My face looks grim but really I’m trying to read the telltales on the sails while being buffeted by the winds. This picture was taken as we sailed from Ireland to Scotland aboard Juggler, a Beneteau Oceanis 393.
I didn’t know how cold I would get. I didn’t know how tired I could be. And I didn’t know that it didn’t take long to develop sea-legs and feel the shaping motion on land!
I took the helm when it was offered but with 3 other able sailors aboard, there was plenty of time for doing other things. When I figured out that I didn’t get sea-sick below, I helped with the cooking.
On a cold day in March in the North Channel, handing someone a warm cuppa was pretty much like telling them they’d won the lottery.
It took me years to get myself out properly on a voyage. I’d done bits and pieces, crewing for others, but in early 2016, freed of many shackles and believing that when we have lost everything we are capable of doing anything, I signed up for a Day Skipper course.
Six weeks before the course, an opportunity to crew aboard Juggler for two weeks with Tom, Alex and Steve reared its head. And I was away.
The journey would test me, freeze me, free me, terrify me, sicken me and ultimately reward me.
After a lot of reading and wishing, I attended the RYA Sailing Level 1 and 2 course at Ballyholme Yacht Club and got my qualifications. The days of the course, the winds were light but I still managed to capsize a few times as I got used to the trim of the sails and how to spill the wind during the gusts. The course was a great introduction and teaches the basics (and kudos to Alice) but it doesn’t prepare you for sailing in all winds. As Alice said on the course “This isn’t sailing, this is bobbing”.
I bought a RS Q’ba (equivalent to a Laser Pico) with the idea of actually learning to sail alone and independently after my course. You have to keep it up – and me squeezing into my wetsuit must have been a shock for everyone!
Living in Bangor was a big advantage though joining a club to get access to storage and a slipway was necessary. For ages I pottered around Ballyholme Bay on my tod (usually when the races were on so the Rescue boat was out). But even then there was no peace like it. Hearing the bubbling of the water behind you, realising that the power of the wind was propelling a couple of hundred kilos of sailboat and human. I took the kids out on it and also took my good friend Stuart. I regret not getting out more often.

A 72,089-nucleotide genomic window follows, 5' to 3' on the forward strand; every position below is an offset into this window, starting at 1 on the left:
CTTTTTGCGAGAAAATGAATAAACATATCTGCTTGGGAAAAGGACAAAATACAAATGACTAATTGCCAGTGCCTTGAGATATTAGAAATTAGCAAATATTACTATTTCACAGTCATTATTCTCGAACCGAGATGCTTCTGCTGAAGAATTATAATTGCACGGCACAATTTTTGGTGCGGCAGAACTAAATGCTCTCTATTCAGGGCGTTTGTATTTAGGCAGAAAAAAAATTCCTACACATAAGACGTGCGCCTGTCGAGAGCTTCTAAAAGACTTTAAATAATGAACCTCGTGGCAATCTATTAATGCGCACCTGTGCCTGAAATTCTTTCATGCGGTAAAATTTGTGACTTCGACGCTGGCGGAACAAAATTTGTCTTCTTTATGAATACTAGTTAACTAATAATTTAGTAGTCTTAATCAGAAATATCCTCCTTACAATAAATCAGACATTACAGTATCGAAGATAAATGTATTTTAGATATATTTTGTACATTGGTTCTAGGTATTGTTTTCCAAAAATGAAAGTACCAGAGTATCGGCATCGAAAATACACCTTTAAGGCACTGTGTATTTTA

It was nine years ago that I first stepped into a sailboat. I was in Amsterdam for the IBC (broadcasters conference) and staying with my friend Keith and his family. On the last day of the conference it finished at lunchtime and Keith took me on a secret trip to a marina to see his yacht, a Contessa 32. We then spent the next three hours sailing the IJmeer. And I fell in love with the sea.
He advised me to go and learn to sail on dinghies first. So I did.
n 2015, I kinda lost everything. It’s taken me a goodly amount of time to build things up again and now I’m looking forwards. This is one step that I thought I’d need to make – I’ve sacrificed my land based assets for “good causes” and any of you who know me would know this.
Last year I had raised £5K but a friend in need was in trouble and I gave it all away. Hence the figure quoted. So, I’m playing catchup again.
So this is my bid for a floating home. Somewhere to work on over the winter and spend time on the water.
I’m not looking a floating gin palace – just something that’s serviceable, liveable, pre-loved and can serve as my base of operations.
The issue with this logic problem is that it’s a human problem, not an AI problem.
We place this logic problem in front of a human and someone dies. Maybe even five people. But His are not limited to the same laws that we are. And that’s the law of fuckwittery.
This logic problem assumes there is no choice. But looking at His show there is a choice. Humans speed. They drive without seatbelts. They mess with the radio or their phone while driving. They talk and get distracted.
AIs don’t do this.
Imagine being in a car which will never exceed the speed limit. In fact it will likely go a significantly slower speed than the limit. Always. And it has LIDAR – it can see over obstacles and round corners because it’s not alone. It can patch into the LIDAR of other cars.
The car won’t kill the people in the road, or the pedestrian or you. And I’m not taking it too literally.
It will automatically slow down when approaching a blind corner and it will know it’s stopping distance intimately. It’ll slow to a crawl if it detects something unreasonable.
And yes, it’l do this while you’re screaming that you’ll be late. Which if you are, it’s your fault, because the AI would have told you when it was appropriate to leave for your destination. It’s smarter than you. And that doesn’t mean it’s more creative or more empathic, it just doesn’t make the stupid mistakes that humans do.
So why is this on TED?